Entering the second week of harvest, parchment coffee gradually claims more and more of the patios. And in observing the parchment itself, we note an elevated quality in both the appearance and performance of the cherries and parchment throughout processing.
One year ago, almost to the day, we were blogging about the effects of a tropical depression that hovered over El Salvador for 10 consecutive days, bringing with it the most rain to hit the country since 1960. With the rain, we had noted a subsequent effect to the quality of cherries and parchment being delivered to the mill; which included many dried and overripe cherries that make depulping much more difficult.
Now, with sunshine forecasted for the next week, and having walked the patios and taken samples from the previous nights depulping; we report a quality of cherry and parchment that surpasses any that Emilio can remember, as he stated to staff members last night during a meeting around the hoppers, as we unloaded bags of cherries from two plantations.
Beyond external appearance however, we look to the data from each of the previous nights depulping, and observe a percentage of floaters far less than any numbers seen in previous years.
Floaters are second quality coffee cherries, separated from the first quality cherries by a mechanical syphon, due to the fact that they float upon being conveyed into water; signifying that one or both of the beans inside is, or are undeveloped, hollow, or dried out. It is important to separate floaters from first quality cherries, in order maintain a higher level of quality throughout processing; as well as determine the percentage of underdeveloped cherry being produced at the farm level.
Identifying and understanding the quality of cherry being produced and delivered by the farm, is critical for both the grower and the miller.
With every batch of coffee processed therefore, a measurement is taken of the percentage of the cherries, (and subsequent parchment), that fall into this category. A smaller percentage, translates to a higher quality of cherry, as there are less undeveloped, hollow, or dry beans.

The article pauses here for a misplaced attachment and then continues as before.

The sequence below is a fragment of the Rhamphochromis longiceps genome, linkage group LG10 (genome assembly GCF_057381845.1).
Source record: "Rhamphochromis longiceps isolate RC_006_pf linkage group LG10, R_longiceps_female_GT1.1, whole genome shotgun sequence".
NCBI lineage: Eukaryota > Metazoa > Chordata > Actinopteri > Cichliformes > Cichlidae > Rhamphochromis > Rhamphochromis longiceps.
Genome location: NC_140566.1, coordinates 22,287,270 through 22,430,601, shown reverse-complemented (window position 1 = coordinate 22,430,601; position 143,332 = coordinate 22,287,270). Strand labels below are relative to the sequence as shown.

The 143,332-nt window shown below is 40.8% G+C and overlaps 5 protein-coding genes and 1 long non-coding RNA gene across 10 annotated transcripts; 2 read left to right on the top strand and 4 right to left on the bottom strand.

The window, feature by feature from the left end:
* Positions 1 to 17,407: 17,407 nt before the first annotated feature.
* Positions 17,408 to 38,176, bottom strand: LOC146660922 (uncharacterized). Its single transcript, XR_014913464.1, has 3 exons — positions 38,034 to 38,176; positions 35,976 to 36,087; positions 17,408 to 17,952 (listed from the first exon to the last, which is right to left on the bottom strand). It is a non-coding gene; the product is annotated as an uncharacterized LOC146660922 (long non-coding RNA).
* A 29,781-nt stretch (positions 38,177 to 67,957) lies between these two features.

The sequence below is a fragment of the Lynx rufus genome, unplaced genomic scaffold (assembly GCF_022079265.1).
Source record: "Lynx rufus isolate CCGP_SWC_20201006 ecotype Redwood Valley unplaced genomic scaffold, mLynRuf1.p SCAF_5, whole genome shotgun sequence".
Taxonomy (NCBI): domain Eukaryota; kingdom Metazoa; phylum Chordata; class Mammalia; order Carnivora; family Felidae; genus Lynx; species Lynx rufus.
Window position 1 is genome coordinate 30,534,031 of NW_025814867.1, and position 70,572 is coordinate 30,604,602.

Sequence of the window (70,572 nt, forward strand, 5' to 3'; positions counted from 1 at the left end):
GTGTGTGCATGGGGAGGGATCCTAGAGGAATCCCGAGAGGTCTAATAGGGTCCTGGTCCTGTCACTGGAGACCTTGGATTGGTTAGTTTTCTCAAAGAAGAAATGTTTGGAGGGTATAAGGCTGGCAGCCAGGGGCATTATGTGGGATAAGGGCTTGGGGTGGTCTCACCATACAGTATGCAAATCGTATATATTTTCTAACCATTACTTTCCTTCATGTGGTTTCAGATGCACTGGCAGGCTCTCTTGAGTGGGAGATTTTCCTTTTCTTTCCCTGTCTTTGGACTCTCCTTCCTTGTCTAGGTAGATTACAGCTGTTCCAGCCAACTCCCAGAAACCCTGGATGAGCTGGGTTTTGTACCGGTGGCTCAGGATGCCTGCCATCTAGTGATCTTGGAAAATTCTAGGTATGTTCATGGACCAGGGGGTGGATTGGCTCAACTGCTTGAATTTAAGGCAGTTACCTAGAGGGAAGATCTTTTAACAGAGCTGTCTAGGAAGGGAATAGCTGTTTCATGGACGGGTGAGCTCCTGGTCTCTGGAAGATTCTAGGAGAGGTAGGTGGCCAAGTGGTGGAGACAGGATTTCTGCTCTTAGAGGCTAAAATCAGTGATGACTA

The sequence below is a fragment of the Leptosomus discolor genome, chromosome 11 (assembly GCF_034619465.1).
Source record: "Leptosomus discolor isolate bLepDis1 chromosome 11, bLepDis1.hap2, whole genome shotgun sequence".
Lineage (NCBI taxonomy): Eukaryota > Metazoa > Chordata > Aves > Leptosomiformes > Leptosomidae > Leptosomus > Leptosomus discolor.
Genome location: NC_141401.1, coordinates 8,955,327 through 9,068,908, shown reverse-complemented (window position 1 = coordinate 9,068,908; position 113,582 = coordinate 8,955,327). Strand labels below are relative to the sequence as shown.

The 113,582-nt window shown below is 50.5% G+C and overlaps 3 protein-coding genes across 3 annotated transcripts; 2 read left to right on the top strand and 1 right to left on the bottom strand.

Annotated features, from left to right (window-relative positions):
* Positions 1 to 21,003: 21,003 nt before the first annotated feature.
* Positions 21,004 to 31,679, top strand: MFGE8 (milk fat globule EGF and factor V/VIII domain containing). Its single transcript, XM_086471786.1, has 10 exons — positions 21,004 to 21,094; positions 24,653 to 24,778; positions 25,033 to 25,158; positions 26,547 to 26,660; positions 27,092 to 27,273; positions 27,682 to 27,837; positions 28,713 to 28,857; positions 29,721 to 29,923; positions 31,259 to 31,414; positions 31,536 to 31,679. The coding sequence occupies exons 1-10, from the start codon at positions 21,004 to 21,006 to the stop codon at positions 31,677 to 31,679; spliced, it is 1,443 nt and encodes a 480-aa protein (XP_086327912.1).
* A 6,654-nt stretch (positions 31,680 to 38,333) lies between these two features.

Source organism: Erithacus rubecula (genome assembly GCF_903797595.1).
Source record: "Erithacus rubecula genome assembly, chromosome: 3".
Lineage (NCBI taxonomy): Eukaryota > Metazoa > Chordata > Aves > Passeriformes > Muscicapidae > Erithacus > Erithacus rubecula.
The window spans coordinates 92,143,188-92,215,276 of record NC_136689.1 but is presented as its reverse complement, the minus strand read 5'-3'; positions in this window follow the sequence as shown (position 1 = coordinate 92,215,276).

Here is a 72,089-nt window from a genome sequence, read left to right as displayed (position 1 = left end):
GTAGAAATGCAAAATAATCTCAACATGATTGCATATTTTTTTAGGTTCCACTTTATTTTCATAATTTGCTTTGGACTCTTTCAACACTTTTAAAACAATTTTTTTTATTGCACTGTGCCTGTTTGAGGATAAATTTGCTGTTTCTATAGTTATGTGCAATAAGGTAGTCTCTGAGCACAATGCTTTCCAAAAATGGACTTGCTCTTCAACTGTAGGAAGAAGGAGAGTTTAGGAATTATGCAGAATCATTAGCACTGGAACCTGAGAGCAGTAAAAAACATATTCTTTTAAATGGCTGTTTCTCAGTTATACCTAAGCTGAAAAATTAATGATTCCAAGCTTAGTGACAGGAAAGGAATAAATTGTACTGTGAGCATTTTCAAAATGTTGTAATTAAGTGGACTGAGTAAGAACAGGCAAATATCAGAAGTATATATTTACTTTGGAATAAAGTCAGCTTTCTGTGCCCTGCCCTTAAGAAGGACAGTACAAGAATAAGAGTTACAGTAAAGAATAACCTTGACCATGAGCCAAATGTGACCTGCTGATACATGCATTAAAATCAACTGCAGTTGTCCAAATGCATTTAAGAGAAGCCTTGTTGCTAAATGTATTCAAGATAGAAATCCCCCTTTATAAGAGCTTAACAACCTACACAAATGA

Target percentages usually fall around 5 - 6% for SHG (Strictly High Grown) coffees, and so far the passed two days have turned out a percentage of 6% floaters for the HG (High Grown) coffee we have been depulping.
This is excellent news to us, since a large portion of the coffee we are processing is from our own farm, Finca Ayutepeque, located in Santa Ana, at an elevation from 1,000 - 1,100 meters. So far we have only harvested and processed the bourbon variety from the plantation, which composes 100% of lot Hernandez, and 60% of the entire plantation; however these numbers indicate practices that are working, consistency in weeding, fertilization, and pruning, to produce cherries that are fully developed, and given time to reach peak ripeness.
Another reason for this quality is the selective harvesting that is able to take place, due to dryer conditions at the start of this years harvest. Last year, early harvesting was indiscriminate, meaning many farmers were forced to harvest everything within certain elevations, for risk of losing those cherries to the rain. This year, we have the opportunity to harvest select cherries, and have been able to take our time in preparing for the first days of picking; cleaning up trees and cherries that might not be producing to optimum ripeness.
In both cases, we could not be more stoked to report the good news and sunshine; along with the many other activities taking place that we hope you will return to read about, such as ferment experimentation, cupping, installation of the new roastlog software for the horizontal dryer, etc.
From week two of harvest at El Manzano, cheers.